• Self Employed People can also now access the Business Interruption Loans — 12 month interest free in case funds are needed before June or can access Universal Credit, outlined below.
  • Those without sufficient time operating as self employed and without sufficient accounts will be asked to use the welfare system.
  • The minimum allowance required to apply for universal credit has been removed making it accessible for the self-employed. This will effectively allow freelancers to claim statutory sick pay. For the next 12 months, the yearly universal credit allowance will be increased by £1,000.
  • HMRC will contact eligible taxpayers once the scheme is operational. People do not need to apply themselves, but there is a tax helpline available.
  • The current government subsidy for freelancers is limited in comparison to the package for payroll workers. While more information is likely to be released this week, here are some resources and support groups:
  • CounterTalk freelance/temp list for ad hoc job opportunities
  • Marguerite London job board
  • Facebook support group: “Anti Viral Work for Freelancers
  • (USA centric) resource list and article database

What about employers affected by novel coronavirus?

Small business grants for COVID-19

  • Small businesses with a “rateable value” of less than £15,000 qualify. Search for a property’s value to confirm.
  • This grant is for any small business. It is not specific to hospitality.
  • Businesses will be eligible for a cash grant up to £10,000. This was recently increased from £3,000 so the numbers are changing all the time as the situation develops.
  • Businesses don’t “apply” for this — local authorities will get in touch, so keep checking the mailbox.
  • Businesses can contact local authorities for updates on the timeframe of the scheme roll out, but unfortunately this is likely to be a waiting game. Funds should be available from April.

Small and medium business grants for COVID-19

  • Small- to medium-sized business with a rateable value between £15,000 – £51,000. Search for a property’s value to confirm.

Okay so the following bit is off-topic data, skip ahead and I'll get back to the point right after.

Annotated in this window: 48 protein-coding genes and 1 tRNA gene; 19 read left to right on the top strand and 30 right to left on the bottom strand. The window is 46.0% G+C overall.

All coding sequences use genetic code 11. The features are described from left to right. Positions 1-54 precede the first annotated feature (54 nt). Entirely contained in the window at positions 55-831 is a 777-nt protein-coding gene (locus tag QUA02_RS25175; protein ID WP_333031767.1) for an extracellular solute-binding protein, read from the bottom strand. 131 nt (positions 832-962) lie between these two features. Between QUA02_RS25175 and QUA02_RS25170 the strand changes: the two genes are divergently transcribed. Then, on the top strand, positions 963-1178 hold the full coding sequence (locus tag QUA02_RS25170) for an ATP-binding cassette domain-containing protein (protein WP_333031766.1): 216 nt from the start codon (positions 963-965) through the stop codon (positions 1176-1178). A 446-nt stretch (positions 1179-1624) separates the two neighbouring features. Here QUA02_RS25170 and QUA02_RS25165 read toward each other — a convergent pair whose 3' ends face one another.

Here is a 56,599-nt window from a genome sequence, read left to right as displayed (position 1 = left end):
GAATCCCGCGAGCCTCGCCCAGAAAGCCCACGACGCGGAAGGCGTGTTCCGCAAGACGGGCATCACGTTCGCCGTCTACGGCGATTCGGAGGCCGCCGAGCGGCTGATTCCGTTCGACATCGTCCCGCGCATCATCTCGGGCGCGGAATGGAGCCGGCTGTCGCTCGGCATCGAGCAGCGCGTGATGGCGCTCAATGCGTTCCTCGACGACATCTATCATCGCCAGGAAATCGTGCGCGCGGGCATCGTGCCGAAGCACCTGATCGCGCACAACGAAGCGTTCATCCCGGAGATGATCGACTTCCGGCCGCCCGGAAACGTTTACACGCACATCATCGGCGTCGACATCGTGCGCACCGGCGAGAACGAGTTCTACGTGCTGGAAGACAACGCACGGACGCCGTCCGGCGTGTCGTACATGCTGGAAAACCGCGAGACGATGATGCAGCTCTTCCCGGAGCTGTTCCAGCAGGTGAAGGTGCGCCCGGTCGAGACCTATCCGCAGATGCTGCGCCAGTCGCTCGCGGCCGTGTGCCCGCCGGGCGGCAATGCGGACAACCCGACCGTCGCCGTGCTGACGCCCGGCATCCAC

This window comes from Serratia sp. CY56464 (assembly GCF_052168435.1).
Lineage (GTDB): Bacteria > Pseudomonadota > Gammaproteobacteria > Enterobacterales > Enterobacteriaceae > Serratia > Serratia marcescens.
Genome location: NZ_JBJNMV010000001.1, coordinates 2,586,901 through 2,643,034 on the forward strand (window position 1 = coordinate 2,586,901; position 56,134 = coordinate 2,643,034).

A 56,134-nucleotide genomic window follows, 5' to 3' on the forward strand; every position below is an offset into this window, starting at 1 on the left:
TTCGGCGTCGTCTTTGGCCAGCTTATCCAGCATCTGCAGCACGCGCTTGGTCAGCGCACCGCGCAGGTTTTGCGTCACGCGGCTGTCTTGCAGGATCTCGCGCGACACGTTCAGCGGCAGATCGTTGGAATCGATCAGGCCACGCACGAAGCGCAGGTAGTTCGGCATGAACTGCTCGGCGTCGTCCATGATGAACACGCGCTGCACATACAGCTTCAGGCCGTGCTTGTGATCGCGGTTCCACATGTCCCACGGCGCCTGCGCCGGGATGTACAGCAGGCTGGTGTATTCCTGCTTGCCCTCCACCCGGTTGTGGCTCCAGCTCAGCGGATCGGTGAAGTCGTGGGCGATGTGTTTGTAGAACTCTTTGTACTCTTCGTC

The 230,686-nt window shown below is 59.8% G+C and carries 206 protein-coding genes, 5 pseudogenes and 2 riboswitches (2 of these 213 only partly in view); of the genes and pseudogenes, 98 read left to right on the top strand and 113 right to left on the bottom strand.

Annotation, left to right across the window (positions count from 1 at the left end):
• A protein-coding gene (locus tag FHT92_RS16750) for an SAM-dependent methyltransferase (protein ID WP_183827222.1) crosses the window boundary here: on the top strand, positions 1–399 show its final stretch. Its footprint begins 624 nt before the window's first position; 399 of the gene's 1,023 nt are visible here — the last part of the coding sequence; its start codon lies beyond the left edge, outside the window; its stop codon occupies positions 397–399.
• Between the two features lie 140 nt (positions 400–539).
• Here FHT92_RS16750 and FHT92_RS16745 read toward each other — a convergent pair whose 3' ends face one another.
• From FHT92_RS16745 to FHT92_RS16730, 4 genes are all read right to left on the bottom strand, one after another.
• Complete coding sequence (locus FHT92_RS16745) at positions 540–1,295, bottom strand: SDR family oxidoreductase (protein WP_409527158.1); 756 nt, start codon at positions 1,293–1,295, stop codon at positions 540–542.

• This grant has been announced to specifically cover retail, hospitality, and leisure.
  • Businesses will be eligible for a cash grant up to £25,000.
  • Businesses don’t “apply” for this — local authorities will get in touch so keep checking the mailbox.
  • Businesses can contact local authorities for updates on the timeframe of the scheme roll out, but unfortunately this is likely to be a waiting game. Funds should be available from April.

Other business grants for COVID-19


How is novel coronavirus changing VAT and business rates?

Business Rates

  • Business rates for small businesses with a rateable value under £15,000 are already being scrapped. The government has also announced an 100 percent business rate holiday for everyone for 12 months, which can be added into financial statements.

VAT payments

  • A VAT holiday will be in place until the end of June, meaning restaurants will be able to free up funds to put back into their business.
  • The collection of VAT from the next three months will be delayed and will not be collected until the end of the next financial year in April 2021.
  • Contact the tax helpline for more information.

Further COVID-19 support for businesses

  • The government has confirmed that their guidelines will allow businesses with sufficient cover to make a business interruption insurance claim, but this will be applicable to very few policies, because of the specific nature of this interruption, i.e. a pandemic.
  • RSVP is just one business that has made selling restaurant gift vouchers simple for immediate cashflow.
  • Statutory sick pay compensation will be available for businesses with fewer than 250 employees as of 28 February 2020. The government will refund two weeks per staff member and no doctor’s note is required, but businesses will need to keep track of absences.